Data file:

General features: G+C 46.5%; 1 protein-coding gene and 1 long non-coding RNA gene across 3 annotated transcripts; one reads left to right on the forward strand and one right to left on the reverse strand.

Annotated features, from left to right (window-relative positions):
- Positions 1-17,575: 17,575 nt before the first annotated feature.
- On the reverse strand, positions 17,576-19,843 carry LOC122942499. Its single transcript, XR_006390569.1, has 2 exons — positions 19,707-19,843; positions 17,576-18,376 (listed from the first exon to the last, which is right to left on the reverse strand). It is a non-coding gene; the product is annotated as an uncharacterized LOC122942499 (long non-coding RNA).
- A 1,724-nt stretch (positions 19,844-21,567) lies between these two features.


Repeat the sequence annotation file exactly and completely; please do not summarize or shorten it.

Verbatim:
General features: G+C 46.5%; 1 protein-coding gene and 1 long non-coding RNA gene across 3 annotated transcripts; one reads left to right on the forward strand and one right to left on the reverse strand.

Annotated features, from left to right (window-relative positions):
- Positions 1-17,575: 17,575 nt before the first annotated feature.
- On the reverse strand, positions 17,576-19,843 carry LOC122942499. Its single transcript, XR_006390569.1, has 2 exons — positions 19,707-19,843; positions 17,576-18,376 (listed from the first exon to the last, which is right to left on the reverse strand). It is a non-coding gene; the product is annotated as an uncharacterized LOC122942499 (long non-coding RNA).
- A 1,724-nt stretch (positions 19,844-21,567) lies between these two features.